The next post which will be the second part of the interviews results, will give a legal perspective to the research and will look into the compensation agreement and the fraudulent claims that followed in more detail.

Lidiya Kirilova

What Is a Social Media Crisis and How to Avoid It

Most businesses nowadays are using social media. It is an amazing and free tool and it is understandable that the number of companies which are recognising its qualities increases every single day. However, social media could be quite tricky as well, because one of the major problems related to it is the fact it is uncontrollable.

In this post, I will be discussing what a social media crisis is and how it can be foreseen and avoided or in case it hits, how to effectively respond to it.

thAs discussed in my previous blogs, the most important thing for companies is to be prepared for a crisis. If you don’t have a crisis response plan in hand, you’d better go back to work and create one. Of course, as mentioned earlier, social media is uncontrollable and therefore you cannot know where exactly the crisis will come from, but when you have a few possible crisis response scenarios, this should make things easier. The first thing we need to clarify is what a social media crisis is and how to distinguish it from a social media issue. An issue is not an existing problem but the chance there might be one, if not handled well. This could be a negative comment, a rogue tweet, a wrong hashtag etc. On the other hand, a crisis is a much more serious thing. It is an existing problem which is affecting a company’s reputation in a long-term. However, an issue can easily develop into a crisis, so be careful!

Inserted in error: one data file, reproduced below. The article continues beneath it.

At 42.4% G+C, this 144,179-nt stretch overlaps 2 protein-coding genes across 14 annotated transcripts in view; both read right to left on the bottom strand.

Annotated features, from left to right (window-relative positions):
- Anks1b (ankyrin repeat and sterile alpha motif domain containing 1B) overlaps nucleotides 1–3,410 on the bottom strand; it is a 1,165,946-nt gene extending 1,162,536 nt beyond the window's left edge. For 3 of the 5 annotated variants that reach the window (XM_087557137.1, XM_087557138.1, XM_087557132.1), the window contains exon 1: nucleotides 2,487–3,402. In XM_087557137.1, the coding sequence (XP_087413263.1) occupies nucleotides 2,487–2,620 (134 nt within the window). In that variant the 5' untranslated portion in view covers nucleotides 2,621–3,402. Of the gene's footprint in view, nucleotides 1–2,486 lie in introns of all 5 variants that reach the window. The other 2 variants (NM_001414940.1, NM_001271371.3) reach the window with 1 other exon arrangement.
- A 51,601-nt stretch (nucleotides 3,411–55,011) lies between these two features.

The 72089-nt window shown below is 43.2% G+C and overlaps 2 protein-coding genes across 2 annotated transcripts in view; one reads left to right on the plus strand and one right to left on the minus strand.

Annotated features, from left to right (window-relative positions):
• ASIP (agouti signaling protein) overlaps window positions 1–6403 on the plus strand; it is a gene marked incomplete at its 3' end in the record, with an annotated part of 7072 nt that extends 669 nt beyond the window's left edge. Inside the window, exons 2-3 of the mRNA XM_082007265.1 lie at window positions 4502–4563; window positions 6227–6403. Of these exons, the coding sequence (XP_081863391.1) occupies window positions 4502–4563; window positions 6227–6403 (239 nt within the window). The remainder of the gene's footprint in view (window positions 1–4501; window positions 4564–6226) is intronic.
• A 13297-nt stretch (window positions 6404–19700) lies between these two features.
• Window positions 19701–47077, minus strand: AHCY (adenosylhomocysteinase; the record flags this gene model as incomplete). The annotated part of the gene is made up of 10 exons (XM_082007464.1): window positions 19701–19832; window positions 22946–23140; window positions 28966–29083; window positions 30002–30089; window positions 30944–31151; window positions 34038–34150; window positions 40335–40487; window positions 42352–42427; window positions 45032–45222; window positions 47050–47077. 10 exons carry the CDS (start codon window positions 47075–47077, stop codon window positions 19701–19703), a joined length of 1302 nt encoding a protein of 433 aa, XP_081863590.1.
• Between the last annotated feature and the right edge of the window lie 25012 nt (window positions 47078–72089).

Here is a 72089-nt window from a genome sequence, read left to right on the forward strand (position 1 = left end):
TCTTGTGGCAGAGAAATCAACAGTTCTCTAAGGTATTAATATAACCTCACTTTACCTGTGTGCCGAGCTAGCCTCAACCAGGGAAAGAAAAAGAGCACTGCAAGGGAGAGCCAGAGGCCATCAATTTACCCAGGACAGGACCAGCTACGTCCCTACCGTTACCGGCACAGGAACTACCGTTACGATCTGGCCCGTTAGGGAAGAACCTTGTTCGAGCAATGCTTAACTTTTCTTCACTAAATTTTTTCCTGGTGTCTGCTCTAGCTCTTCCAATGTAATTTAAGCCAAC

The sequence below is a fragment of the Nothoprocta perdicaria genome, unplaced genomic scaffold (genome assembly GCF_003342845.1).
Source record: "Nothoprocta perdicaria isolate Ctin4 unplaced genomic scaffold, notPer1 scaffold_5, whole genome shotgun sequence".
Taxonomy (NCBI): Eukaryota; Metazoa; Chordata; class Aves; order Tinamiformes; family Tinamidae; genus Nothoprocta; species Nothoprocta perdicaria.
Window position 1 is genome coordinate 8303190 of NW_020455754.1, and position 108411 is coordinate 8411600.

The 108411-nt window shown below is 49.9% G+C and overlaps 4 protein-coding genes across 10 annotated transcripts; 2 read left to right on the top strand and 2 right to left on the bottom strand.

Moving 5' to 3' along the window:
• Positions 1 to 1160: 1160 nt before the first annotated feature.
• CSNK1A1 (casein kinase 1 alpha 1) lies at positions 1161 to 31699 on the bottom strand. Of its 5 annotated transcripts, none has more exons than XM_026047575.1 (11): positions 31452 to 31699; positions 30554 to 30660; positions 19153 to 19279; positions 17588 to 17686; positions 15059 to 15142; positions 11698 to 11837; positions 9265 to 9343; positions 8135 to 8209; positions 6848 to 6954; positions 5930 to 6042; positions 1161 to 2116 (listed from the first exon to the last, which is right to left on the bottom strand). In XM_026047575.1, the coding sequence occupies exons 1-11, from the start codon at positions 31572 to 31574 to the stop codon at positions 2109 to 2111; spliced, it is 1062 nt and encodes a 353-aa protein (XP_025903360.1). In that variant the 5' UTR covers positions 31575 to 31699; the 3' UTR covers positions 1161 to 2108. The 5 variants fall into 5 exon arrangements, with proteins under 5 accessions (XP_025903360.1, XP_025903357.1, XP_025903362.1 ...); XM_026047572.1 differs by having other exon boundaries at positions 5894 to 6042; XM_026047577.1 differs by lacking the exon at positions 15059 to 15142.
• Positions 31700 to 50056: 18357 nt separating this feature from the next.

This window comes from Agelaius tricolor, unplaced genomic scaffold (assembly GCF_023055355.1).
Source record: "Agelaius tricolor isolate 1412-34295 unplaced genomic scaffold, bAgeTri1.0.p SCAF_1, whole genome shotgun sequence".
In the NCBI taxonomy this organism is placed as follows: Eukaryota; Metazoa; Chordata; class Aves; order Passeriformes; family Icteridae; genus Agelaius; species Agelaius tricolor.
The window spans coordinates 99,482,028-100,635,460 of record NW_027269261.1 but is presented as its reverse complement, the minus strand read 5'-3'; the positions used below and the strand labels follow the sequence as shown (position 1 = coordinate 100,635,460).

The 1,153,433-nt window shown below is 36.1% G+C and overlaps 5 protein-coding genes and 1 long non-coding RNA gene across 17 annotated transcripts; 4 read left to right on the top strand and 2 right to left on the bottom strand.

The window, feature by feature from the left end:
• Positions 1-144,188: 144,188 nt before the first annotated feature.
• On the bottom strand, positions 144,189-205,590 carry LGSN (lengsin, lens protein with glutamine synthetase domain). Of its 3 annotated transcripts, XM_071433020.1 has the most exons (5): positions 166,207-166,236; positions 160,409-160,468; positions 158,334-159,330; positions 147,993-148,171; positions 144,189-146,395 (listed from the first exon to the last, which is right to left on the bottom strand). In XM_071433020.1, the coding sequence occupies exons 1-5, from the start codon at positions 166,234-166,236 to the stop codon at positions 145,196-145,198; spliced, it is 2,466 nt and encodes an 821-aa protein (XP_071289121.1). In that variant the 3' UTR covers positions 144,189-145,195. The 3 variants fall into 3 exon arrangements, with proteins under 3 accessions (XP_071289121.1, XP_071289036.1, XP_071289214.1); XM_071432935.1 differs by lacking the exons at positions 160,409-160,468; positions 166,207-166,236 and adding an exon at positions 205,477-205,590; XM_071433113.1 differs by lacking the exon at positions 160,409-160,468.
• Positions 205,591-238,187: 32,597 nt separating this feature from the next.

An interesting example of a social media crisis that turned out to have positive consequences for the company is the case with Burger King. Some time ago someone hacked Burger King’s Twitter account and changed the name to McDonald’s, tweeting on its behalf. During the time Burger King/McDonald’s account gained 30,000 new followers before they restored the control over it. However, not all social media crises end in such positive way. That’s why companies need to learn how to recognise a crisis and how to avoid it. Here are some useful tips that save lives:

th (1)